Archbishop Thomas J. Murphy was the Archbishop of Seattle from 1991 – 1997. He was Chicago-born and bred, and served for a time as Bishop of the Great Falls-Billings Diocese before being transferred to the West Coast by Pope John Paul II. Archbishop Murphy was a highly gifted man. He was intelligent and well read, a man of creative genius and boundless energy, with relational skills in abundance. Those skills earned him the nickname “The White Tornado” while serving in Great Falls. I knew him well, loved him dearly, and still miss his high-decibel laugh, his high-octane energy, and his love for Christ and the Church.
In 1996, just barely five years into his tenure as Archbishop, he received devastating news. For over a month, he had struggled with flu-like symptoms, symptoms that were unresponsive to treatment and unabated by time. On December 8, 1996, the Archbishop was admitted to Seattle’s Providence Hospital for further testing. Within hours, the doctors informed him that he had less than six months to live. He was exactly my present age when the diagnosis came. That night, he asked me to inform his brother, call the Papal Ambassador, and preach at his funeral.
Those last few precious, bittersweet months with him are forever etched in my memory. Archbishop Murphy died a very public death. During his early hospitalization, he frequently interacted with the public and media as he shared his inner-most thoughts on radio and TV. He was photographed in hospital-issue robe and gown, ministering to fellow patients, commiserating with them in their suffering, anointing the dying, and consoling the mourners.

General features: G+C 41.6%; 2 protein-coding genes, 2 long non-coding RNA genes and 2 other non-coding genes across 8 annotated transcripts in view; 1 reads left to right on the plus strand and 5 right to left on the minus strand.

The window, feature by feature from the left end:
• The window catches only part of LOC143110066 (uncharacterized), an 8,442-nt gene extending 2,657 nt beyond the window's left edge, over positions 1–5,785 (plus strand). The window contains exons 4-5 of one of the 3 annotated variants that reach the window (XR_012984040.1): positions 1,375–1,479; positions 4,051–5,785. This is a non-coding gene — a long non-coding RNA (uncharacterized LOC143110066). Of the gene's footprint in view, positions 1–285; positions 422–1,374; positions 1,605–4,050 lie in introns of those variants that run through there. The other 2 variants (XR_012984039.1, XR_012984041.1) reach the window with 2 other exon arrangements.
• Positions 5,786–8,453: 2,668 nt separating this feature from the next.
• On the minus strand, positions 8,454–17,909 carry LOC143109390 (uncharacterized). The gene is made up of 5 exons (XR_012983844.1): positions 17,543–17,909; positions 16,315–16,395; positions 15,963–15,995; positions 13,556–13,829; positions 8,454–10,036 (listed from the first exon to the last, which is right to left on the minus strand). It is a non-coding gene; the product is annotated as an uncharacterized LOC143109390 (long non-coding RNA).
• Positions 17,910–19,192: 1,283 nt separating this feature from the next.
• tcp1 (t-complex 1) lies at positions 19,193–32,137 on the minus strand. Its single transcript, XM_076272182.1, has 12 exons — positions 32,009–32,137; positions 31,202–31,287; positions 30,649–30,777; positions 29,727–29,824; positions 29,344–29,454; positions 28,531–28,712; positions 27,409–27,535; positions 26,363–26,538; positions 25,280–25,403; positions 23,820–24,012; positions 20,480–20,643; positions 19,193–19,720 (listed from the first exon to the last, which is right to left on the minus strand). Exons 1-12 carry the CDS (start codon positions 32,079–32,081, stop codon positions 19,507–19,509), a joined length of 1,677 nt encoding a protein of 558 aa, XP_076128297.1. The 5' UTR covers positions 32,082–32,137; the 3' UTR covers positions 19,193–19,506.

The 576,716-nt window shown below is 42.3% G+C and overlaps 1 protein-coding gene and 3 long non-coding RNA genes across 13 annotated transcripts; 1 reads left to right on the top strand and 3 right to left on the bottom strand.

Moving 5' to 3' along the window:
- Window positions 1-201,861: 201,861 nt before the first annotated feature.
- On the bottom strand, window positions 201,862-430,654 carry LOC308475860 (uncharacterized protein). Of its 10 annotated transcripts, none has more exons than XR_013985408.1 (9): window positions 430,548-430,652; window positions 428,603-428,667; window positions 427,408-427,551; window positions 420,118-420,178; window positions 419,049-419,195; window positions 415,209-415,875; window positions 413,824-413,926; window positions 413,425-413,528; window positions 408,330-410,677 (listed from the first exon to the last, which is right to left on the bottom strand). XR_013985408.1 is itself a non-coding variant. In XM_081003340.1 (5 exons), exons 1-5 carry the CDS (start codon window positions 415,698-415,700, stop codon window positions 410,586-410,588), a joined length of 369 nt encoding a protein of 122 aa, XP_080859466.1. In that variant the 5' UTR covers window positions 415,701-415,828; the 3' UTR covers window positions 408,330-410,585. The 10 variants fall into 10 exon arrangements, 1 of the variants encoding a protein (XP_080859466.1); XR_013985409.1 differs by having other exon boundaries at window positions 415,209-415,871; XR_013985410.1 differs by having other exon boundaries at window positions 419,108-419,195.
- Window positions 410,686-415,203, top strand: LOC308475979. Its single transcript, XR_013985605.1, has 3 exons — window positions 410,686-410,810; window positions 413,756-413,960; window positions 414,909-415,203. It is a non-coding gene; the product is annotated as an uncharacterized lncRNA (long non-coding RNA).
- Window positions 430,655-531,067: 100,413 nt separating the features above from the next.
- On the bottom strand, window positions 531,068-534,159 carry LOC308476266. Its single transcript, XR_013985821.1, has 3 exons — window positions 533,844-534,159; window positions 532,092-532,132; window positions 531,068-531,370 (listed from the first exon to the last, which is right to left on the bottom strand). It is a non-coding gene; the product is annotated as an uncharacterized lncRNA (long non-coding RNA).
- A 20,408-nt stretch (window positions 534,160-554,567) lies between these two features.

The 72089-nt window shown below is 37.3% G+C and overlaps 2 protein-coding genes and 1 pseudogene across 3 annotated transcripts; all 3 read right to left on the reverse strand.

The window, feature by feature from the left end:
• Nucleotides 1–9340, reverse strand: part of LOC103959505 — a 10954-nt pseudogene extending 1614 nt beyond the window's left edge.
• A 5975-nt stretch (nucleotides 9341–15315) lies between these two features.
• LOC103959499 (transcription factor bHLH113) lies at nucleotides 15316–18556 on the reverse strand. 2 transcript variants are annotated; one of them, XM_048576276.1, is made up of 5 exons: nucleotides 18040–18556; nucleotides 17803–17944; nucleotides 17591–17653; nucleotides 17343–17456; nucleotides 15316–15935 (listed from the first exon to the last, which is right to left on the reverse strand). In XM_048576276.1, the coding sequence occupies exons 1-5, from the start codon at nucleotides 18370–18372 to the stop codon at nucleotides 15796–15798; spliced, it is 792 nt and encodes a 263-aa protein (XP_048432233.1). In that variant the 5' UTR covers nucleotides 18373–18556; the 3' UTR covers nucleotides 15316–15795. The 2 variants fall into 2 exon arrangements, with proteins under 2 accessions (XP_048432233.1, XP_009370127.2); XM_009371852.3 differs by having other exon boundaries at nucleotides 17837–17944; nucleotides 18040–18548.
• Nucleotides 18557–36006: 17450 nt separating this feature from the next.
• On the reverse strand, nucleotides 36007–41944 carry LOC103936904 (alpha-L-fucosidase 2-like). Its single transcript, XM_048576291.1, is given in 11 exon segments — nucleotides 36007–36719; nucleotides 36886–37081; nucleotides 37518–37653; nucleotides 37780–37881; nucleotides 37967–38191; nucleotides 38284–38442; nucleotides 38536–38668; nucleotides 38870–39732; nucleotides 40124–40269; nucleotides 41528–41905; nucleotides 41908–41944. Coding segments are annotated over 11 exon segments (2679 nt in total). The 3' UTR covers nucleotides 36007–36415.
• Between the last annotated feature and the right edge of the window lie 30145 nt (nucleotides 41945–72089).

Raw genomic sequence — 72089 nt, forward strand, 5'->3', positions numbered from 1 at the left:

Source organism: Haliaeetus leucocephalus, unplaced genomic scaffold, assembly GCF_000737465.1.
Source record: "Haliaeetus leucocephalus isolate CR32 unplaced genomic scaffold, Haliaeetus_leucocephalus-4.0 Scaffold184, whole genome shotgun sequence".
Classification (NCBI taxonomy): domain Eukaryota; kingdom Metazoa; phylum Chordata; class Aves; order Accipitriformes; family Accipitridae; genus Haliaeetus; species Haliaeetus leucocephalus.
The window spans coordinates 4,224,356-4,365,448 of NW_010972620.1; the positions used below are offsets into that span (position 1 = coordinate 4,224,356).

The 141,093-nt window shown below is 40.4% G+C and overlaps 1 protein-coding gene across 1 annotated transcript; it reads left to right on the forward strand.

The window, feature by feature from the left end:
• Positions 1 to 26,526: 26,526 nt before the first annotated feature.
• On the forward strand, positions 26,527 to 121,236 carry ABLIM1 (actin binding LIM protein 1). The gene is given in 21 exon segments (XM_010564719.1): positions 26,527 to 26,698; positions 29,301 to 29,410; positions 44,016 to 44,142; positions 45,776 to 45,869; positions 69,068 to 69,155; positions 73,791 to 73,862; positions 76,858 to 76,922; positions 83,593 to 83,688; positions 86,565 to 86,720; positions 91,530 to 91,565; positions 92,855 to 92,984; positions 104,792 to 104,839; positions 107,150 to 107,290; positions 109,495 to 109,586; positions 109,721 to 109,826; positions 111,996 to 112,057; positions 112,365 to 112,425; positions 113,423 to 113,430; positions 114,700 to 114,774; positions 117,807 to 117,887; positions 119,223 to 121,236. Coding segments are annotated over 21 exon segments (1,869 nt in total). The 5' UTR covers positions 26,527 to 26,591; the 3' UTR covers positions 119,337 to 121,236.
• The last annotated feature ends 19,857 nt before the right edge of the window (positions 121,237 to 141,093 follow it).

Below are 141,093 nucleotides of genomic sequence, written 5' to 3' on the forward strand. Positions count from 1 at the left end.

As his own illness advanced and his body grew weak, everything changed. Just two weeks before he died, he said something that stunned the public and left me feeling sad and shaken. He told the people of Seattle, “I am now overcome with fear, and sometimes too frightened to pray. And so I ask you, no, I beg you, for your prayers.” The words were hard to hear, especially coming from the lips of the Archbishop. If he as Archbishop was experiencing such darkness and fear in the face of death, I thought, “How will I that day endure?”
The people of the Archdiocese, clergy and laity alike, stepped up to the plate. The surrounded the Archbishop with waves of care and prayers, just when he needed it the most. Their prayer carried him through the dark night of his soul, right up to the moment of his death. I was there when he took his last breath. I saw him embrace his loving Savior, who took away his fear, and gave him serenity and peace in its place.
The Bangladeshi poet Tagore said it well, “Death is not the extinguishing of the light; it is only putting out the lamp because the dawn has come.” I have learned, down through the years, that it is precisely here, in the face of darkness and despair, that the mystery of the Resurrection takes on its fullest meaning.
Exactly 50 years ago, the Fathers of the Second Vatican Council wrote this powerful passage which is drawn from the spirit of the Easter Gospels: “Through Christ, and in Christ, the riddles of sorrow and death grow meaningful. Apart from His Gospel, they (sorrow and death) overwhelm us.”
In his Easter address, Pope Francis proclaimed, “The Risen One, Jesus Christ, does not belong to the past, but to the present, here, today, and now. He is alive . . . He is present as a force of hope for every person in the church. He is here for you and for me.”